Around this time every year I catch my breath, cross my fingers, light a candle, hope and pray that — after all the winter weather atrocities that have taken place in the skies over Minnesota — my lawn will turn green again. Call me crazy but after 30+ subzero nights and sustained cold capable of generating ice so thick a Suburban can drive across the lake outside my window much of January and February, I’d call spring green-up in Minnesota a minor miracle. We all develop our own coping skills to get us through the winter months, daydreaming of spring break, pondering the new boat, dock or wakeboard…. trying to remember what the musty old cabin smells like on a rainy June afternoon. Those warm weather fantasies sustain us much of the year and the pressure is on.
Between the Fishing Opener/Mother’s Day and Labor Day there are what, maybe 13-14 weekends? Each one is precious, irreplaceable. Why else would we all jam onto I-94 and crawl along at 5 mph to reach our own little slice of heaven? I tell my family and friends out east that in Minnesota everyone has their own lake. They look at me like I have a Doppler growing out of my forehead before I go on to explain that most everyone I know does have a special place they like to evacuate to, a lake, a pond, a river or creek.
Growing up I was accustomed to driving hours in thick traffic, trying to make my way to the “shore”, only to show up and have my Zen-Water-Moment interrupted by thousands of (loud), agitated, sand-kicking invaders. Many years we couldn’t even venture into the water because of jelly fish, shark threats or even worse, syringes floating up on shore. Now there’s a postcard! Suffice to say it took me a few years to figure out why grown adults would pile into minivans and drive 2-4 hours to their cabins. I get it now. Having that kind of a retreat, with June sunsets dragging on until 10 pm, light in the northwestern sky as late as midnight (!) and a star-studded Milky Way stretched overhead during the wee hours of the morning, well, now I understand why most of us experience a serious case of cabin-fever.
Sunday’s rain brushed far southern and eastern Minnesota (.70″ reported in the Twin Cities) but precious little rain fell over central Minnesota. St. Cloud has only picked up .25″ of rain in April (closer to 1.75″ should have fallen). But fear not: we’re sliding into a wetter pattern, there’s little doubt of that. A major severe storm outbreak is taking place over the southern Plains, with Kansas, Oklahoma and north Texas hardest hit: I think you’ll be hearing news reports shortly about a major tornado outbreak. 1-3″ of rain will soak Iowa and Wisconsin, a flood watch is posted for far southeastern Minnesota, around Rochester, where 1-2″ of rain may fall Sunday night. Clouds and a few spotty showers linger Monday, but Tuesday looks memorable. If the sun stays out most of the day (likely) then we should come close to 60 degrees. Soak up the blue sky because the next storm will shove rain (and a few embedded storms) back into town Wednesday and Thursday.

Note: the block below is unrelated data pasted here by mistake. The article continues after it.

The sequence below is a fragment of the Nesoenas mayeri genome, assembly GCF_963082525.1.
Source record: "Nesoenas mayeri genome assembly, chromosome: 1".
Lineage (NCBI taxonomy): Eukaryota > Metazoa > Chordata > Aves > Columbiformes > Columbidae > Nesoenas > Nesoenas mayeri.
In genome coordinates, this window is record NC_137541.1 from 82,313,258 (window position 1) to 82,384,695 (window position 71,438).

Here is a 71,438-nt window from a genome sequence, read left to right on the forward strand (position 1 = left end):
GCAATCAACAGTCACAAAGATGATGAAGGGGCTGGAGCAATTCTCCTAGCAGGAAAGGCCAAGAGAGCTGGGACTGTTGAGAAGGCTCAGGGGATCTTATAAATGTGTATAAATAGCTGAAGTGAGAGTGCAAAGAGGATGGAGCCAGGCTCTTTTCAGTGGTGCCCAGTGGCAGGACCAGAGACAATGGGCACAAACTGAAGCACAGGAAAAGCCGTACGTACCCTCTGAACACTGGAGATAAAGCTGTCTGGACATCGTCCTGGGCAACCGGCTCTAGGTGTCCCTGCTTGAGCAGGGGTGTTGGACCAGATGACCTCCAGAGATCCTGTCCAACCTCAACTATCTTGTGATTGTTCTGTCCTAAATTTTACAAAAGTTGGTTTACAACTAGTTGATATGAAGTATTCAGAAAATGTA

Not that any of us are living for the weekend, but if you’re interested, the early word on next weekend is encouraging, I’m cautiously optimistic it will be nicer, sunnier, and drier than this weekend was. Saturday appears to be the better of the 2 days. A fast-moving jet stream may guide more showers into Minnesota late Sunday, with the best chance of a little rain north of Brainerd.
Look at the bright side: no snow in sight, no ice, nothing severe (unless you live near La Crosse). Weather will not be “newsworthy” anytime soon, and I’m perfectly ok with that. The fire risk has eased, along with drought conditions plaguing southeastern Minnesota. And if you listen carefully you can almost hear your lawn greening up. I know, break the tablet in half, Paul. I shouldn’t have had that second cold beverage. I’ll continue to monitor the Doppler and break into the Internet if conditions warrant.
• .70-1.00″ of rain reported at MSP Sunday, high of only 50 degrees (12 degrees cooler than average).
• If you’re keeping score 45″ of snow has fallen during the winter season of ’08-09, about 10″ less than average, continuing a trend we’ve seen much of the last 20 years.
• Statistical odds of another “plowable” snowfall of 2″+? Probably less than 1 in 10.
• Gray Monday, another shower or two can’t be ruled out, but the steadiest rains are over.
• Wet snow reported Sunday over far northern MN, from near Crookston to International Falls.
• Flash Flood Watch posted for extreme southeastern MN, including Rochester and Winona area, through the morning hours today.
• Much wetter pattern for the Twin Cities (and all of Minnesota) the next 1-2 weeks.
• Nicest day in sight: Tuesday, sunshine, near 60.
• More rain/T-storms Wednesday/Thursday.
• Odds favor better weather for next weekend, although a shower/T-shower can’t
be ruled out by late in the day Sunday.